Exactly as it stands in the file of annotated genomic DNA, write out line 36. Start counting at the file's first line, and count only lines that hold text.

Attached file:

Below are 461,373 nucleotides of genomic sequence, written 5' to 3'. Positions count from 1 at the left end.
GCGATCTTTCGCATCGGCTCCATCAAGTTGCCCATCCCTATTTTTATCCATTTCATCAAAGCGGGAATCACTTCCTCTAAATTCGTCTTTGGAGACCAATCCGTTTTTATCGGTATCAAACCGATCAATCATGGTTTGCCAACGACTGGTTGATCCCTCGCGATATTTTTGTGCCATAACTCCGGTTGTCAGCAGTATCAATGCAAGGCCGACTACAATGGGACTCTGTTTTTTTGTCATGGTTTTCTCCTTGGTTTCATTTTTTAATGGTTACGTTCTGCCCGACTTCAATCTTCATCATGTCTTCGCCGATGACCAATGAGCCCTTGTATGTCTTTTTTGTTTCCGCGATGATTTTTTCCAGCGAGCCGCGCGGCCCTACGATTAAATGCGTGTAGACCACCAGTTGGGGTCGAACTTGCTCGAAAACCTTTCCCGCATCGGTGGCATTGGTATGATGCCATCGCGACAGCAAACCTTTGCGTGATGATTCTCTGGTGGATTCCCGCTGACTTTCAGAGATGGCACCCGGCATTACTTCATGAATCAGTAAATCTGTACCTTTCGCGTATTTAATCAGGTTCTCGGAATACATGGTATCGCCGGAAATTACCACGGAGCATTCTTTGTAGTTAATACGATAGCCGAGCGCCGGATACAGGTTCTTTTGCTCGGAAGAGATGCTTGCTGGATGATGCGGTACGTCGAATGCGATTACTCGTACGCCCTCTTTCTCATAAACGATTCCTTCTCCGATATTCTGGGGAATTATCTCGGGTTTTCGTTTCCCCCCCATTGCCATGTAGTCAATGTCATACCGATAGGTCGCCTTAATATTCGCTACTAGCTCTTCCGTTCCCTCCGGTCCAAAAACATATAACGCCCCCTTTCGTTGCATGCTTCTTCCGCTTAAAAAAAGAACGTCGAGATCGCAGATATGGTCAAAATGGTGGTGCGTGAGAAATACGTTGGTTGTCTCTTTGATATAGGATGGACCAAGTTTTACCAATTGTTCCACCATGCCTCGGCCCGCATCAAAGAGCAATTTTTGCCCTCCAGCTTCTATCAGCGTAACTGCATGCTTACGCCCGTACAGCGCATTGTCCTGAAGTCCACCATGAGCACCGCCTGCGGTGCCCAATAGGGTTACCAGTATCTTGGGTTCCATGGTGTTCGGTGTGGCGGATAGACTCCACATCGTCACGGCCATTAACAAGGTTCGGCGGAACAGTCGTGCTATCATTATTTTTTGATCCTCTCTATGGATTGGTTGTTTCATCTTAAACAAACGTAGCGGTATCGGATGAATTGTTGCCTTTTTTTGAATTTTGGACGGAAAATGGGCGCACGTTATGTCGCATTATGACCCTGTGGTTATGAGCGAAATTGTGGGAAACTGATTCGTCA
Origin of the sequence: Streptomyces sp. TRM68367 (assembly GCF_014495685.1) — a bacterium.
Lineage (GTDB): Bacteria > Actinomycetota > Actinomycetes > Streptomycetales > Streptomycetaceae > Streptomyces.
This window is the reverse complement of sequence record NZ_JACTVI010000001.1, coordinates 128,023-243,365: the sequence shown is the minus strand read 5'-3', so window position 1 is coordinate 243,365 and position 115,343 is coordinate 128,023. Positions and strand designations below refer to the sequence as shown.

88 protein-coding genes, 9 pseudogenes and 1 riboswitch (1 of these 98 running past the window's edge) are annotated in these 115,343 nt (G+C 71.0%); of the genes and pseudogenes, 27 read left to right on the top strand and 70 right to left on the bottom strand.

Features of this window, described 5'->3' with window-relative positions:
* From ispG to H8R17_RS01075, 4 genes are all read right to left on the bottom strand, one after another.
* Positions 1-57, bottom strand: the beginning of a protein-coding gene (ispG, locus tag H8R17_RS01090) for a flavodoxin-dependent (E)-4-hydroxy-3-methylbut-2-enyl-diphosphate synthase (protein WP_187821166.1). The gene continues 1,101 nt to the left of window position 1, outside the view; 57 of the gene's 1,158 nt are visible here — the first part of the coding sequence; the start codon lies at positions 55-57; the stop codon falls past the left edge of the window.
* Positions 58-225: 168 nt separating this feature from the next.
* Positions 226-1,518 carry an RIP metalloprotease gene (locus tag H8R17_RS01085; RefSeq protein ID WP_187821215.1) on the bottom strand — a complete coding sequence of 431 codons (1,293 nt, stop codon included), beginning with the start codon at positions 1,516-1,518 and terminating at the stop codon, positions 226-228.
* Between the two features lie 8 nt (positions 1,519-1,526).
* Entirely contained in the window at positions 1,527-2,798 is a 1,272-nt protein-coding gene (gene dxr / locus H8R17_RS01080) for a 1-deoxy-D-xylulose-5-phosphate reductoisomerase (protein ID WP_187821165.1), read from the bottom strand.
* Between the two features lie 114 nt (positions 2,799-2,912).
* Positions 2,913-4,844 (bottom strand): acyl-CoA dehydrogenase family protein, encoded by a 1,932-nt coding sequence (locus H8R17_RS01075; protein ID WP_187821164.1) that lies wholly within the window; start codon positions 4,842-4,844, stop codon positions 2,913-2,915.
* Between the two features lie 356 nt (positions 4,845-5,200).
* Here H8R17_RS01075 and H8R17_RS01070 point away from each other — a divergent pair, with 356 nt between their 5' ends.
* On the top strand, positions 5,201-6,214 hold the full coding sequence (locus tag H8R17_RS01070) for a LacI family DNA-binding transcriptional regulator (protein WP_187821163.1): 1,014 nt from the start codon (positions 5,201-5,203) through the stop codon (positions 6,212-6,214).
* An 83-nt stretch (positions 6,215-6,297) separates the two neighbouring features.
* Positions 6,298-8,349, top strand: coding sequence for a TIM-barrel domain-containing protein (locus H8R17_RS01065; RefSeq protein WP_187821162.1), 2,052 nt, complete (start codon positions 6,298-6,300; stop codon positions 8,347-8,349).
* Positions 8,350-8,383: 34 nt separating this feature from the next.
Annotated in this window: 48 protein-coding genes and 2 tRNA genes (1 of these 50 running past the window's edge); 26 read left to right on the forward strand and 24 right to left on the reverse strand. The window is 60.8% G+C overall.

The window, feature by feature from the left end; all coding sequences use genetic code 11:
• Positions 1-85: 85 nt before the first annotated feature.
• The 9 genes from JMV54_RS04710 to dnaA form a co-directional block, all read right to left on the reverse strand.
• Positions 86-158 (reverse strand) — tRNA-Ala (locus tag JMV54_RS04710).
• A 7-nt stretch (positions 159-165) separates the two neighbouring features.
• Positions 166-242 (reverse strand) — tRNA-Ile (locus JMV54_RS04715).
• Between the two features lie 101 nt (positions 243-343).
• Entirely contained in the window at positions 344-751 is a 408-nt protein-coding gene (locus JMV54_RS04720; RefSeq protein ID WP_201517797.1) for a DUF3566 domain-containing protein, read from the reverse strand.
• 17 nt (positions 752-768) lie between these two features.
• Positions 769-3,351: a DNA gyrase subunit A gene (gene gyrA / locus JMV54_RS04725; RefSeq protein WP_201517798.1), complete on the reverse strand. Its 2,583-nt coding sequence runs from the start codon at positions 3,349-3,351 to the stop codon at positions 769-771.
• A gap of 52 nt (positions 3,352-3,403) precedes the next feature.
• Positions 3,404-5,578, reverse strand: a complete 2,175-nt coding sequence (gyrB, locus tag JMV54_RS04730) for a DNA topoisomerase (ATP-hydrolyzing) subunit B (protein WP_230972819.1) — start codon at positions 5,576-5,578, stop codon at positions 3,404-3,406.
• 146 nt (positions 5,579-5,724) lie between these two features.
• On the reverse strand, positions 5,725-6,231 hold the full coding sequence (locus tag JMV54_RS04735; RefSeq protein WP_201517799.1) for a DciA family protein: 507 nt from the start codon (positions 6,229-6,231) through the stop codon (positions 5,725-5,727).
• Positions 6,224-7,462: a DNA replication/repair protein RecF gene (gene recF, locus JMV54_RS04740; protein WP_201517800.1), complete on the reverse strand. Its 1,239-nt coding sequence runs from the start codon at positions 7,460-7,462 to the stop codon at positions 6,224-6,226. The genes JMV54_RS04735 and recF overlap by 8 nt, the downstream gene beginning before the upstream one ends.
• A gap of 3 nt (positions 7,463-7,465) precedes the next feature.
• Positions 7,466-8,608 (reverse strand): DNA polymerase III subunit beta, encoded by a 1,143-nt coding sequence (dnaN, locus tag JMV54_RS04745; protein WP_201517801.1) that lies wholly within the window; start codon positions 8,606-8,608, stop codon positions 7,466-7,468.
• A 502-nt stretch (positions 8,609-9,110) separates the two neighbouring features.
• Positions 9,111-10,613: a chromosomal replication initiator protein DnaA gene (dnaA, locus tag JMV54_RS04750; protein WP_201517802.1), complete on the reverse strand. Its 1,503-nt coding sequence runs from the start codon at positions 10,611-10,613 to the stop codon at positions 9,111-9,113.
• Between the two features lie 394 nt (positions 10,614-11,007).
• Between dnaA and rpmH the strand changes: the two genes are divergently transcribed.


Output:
• On the reverse strand, positions 5,725-6,231 hold the full coding sequence (locus tag JMV54_RS04735; RefSeq protein WP_201517799.1) for a DciA family protein: 507 nt from the start codon (positions 6,229-6,231) through the stop codon (positions 5,725-5,727).